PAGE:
Submitted to: Journal of Animal Science
Publication Type: Peer Reviewed Journal
Publication Acceptance Date: June 18, 2013
Publication Date: September 1, 2013
Citation: Eborn, D.R., Cushman, R.A., Echternkamp, S.E. 2013. Effect of postweaning diet on ovarian development and fertility in replacement beef heifers. Journal of Animal Science. 91(9):4168-4179. Interpretive Summary: Beef producers replace 12 to 15% of the cow herd annually. Management of replacement beef heifers from weaning to breeding is critical to their life-time productivity. Implemented systems are designed to achieve puberty and conception within the first 21 d of the breeding period and for > 80% of the heifers to calve at 2 yr of age. Our results indicate that feeding replacement beef heifers less dietary energy from 8 to 14 mo of age to produce a smaller average daily gain (0.47 vs. 0.79 kg/d) and to attain 55% vs. the traditional 65% of their mature body weight at breeding did not reduce the proportion of heifers cyclic (i.e., 97%) or pregnant (77.7 vs. 83.0%) within the 47-d breeding period. Thus, feeding less dietary energy from 8 to 14 mo of age and developing heifers to 55% of their mature body weight at breeding enables producers to reduce associated feed costs and to improve profitability without compromising the percentage of heifers calving at 2 yr of age.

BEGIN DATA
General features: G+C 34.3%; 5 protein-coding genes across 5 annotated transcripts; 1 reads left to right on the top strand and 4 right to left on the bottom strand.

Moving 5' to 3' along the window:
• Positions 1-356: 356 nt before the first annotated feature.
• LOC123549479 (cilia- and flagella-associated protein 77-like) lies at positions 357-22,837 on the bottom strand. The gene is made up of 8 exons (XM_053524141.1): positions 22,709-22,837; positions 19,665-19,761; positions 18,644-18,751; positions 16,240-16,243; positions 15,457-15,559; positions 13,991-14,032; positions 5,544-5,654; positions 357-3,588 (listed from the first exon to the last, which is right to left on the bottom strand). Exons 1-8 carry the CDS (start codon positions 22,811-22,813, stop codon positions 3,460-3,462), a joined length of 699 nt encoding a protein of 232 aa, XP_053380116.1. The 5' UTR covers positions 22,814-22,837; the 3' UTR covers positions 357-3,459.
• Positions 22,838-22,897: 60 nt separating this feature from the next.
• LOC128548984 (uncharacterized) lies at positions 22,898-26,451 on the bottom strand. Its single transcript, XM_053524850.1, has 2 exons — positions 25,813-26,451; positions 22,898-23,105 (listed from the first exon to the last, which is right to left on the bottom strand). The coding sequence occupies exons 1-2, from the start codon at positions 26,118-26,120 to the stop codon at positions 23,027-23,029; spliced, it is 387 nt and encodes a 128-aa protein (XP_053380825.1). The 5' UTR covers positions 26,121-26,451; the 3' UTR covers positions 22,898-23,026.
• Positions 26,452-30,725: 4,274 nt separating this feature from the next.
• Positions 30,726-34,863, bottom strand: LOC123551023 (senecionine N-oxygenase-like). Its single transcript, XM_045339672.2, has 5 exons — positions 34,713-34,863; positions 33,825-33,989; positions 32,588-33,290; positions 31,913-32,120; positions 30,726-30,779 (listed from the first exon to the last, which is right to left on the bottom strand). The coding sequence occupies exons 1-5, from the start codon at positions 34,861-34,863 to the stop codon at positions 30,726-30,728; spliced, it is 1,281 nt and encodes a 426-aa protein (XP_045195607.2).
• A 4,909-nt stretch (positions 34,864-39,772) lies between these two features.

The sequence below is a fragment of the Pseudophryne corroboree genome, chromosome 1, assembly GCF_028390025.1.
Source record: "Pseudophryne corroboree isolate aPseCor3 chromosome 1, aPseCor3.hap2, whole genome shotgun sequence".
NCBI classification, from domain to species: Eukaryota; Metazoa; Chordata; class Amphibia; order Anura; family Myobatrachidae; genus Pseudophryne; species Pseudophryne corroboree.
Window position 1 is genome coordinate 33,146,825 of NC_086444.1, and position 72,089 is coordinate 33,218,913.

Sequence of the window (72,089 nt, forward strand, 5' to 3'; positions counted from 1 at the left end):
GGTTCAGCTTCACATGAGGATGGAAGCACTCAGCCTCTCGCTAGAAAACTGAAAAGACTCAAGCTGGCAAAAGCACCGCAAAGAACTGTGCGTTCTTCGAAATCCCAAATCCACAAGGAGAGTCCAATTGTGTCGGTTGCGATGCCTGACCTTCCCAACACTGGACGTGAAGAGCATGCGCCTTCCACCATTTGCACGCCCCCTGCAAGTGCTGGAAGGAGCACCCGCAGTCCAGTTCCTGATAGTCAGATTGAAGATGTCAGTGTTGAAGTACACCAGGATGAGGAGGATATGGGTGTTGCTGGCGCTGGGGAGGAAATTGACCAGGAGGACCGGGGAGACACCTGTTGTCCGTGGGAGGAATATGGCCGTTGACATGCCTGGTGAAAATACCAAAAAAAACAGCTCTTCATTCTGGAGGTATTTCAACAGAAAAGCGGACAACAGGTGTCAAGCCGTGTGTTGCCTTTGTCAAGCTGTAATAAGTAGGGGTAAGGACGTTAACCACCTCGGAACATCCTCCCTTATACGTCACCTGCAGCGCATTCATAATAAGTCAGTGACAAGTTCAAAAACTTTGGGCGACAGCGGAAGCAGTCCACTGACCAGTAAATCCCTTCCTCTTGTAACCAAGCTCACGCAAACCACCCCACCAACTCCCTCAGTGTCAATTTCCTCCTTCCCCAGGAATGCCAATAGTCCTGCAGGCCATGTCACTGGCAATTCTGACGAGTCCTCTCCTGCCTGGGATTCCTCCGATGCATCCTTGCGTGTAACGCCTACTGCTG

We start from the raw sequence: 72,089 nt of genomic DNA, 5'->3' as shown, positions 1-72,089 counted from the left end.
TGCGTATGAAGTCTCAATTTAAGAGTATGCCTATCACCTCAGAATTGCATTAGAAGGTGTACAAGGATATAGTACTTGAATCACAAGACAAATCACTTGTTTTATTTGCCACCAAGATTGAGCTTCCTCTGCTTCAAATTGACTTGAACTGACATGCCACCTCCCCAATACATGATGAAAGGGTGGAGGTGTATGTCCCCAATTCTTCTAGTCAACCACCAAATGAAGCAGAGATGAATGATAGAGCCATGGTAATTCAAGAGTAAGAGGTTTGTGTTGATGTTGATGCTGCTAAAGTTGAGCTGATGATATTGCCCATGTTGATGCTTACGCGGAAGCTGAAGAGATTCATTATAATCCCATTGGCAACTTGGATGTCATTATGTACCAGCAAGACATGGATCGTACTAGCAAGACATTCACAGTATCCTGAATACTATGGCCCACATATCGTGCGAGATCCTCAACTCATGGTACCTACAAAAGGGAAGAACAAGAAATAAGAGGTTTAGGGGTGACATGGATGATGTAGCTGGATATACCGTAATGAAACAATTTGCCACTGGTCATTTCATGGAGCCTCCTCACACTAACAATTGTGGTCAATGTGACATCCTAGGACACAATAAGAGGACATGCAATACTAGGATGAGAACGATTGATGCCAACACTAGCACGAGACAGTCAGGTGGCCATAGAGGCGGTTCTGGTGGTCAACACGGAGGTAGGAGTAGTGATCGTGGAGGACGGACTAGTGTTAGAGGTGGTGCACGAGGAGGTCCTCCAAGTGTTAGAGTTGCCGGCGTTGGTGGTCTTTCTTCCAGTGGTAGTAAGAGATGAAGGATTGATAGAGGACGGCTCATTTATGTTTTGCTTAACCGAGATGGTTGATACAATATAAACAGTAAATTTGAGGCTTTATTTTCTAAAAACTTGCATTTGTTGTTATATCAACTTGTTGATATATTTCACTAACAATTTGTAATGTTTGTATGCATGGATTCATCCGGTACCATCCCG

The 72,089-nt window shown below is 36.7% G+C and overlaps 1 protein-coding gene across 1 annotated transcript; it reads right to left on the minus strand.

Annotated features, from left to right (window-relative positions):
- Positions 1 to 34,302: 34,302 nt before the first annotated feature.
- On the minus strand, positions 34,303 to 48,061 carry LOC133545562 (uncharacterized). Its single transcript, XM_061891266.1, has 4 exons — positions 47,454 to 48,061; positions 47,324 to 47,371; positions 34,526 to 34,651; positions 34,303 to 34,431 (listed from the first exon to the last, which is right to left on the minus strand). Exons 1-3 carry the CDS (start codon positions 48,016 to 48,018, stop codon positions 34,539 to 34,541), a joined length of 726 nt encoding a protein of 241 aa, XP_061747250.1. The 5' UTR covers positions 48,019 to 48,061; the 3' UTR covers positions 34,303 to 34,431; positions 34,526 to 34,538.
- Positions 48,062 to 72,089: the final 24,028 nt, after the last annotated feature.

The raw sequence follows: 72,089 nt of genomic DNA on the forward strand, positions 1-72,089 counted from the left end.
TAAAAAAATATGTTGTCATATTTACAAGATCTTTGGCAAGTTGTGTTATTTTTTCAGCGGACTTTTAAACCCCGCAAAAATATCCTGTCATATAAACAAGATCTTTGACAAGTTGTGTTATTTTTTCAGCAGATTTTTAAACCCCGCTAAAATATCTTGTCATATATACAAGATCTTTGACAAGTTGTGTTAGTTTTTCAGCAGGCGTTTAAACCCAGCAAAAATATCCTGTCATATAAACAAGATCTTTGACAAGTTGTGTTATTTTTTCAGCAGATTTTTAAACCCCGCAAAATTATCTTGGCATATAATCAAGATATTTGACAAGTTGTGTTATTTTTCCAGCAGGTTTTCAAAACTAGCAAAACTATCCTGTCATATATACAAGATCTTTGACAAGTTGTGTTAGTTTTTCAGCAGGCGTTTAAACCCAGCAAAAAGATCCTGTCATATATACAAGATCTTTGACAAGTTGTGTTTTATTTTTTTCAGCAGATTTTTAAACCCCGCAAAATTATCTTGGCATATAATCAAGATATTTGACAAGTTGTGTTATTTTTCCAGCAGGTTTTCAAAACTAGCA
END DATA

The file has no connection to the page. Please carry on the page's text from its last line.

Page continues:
Technical Abstract: Programs for developing replacement heifers are designed for heifers to calve at 2 yr of age and to extend their stayability in the herd and minimize feed cost. The experimental objective was to determine whether developing prepubertal heifers on less dietary energy and to a BW of 55% rather than 65% of mature BW at 14 mo of age would compromise ovarian development and reduce fertility. In a 3-yr study, 8-mo-old Angus (n = 60/yr) and composite MARC II (n = 60/yr) heifers were assigned equally by age, BW, and breed to receive either a low (LG) or high (HG) BW gain diet fed to achieve an ADG of either 0.45 or 0.8 kg/d from 8 to 15 mo of age, including the first 21 d of breeding, and then transferred to pasture. At 14 mo, heifers were housed with fertile bulls for 47 d. Estrus was monitored for 21 d. Within 12 h after detection of estrus, ovarian length and height, preovulatory follicle diam., and antral follicle count (AFC) were measured by transrectal ultrasonography. corpus luteum (CL) volume and plasma progesterone concentration were measured 5 to 15 d after estrus. Data were analyzed by ANOVA with treatment, breed, and year and their 2-way interactions as independent variables. At breeding, HG heifers were heavier than LG heifers (419.9 vs. 361.8 ± 7.5 kg; P < 0.01); ADG for the treatment period was 0.79 vs. 0.47 ± 0.04 kg/d (P < 0.01), respectively. In 2010 and 2011, 97.2% of heifers were cyclic by 21 d of breeding. Size of the ovary, preovulatory follicle, CL, and AFC did not differ between HG and LG, but preovulatory follicle diam. and ovarian length were greater (P <= 0.05) for MARC II vs. Angus heifers. Progesterone concentrations were less for LG vs. HG heifers (P <= 0.02), whereas CL volume was not affected by treatment or breed but was correlated positively with preovulatory follicle size (P < 0.01). Total AFC ranged from 5 to 49 and was correlated positively with ovarian volume but was not associated with fertility. A greater proportion of HG vs. LG heifers conceived within the first 21 d of the breeding period (64.4% vs. 49.2% ± 3.8%, respectively; P < 0.01), but overall pregnancy rate was not affected by treatment (83.0% vs. 77.7% ± 3.1%, respectively; P > 0.10). Pregnancy rate was 10% less (P < 0.01) for Angus vs. MARC II heifers. Developing beef heifers at a lesser ADG to a lighter BW (55% vs. 64% of mature BW) at breeding did not influence postweaning ovarian development or AFC or compromise pregnancy rate during the 47-d breeding period.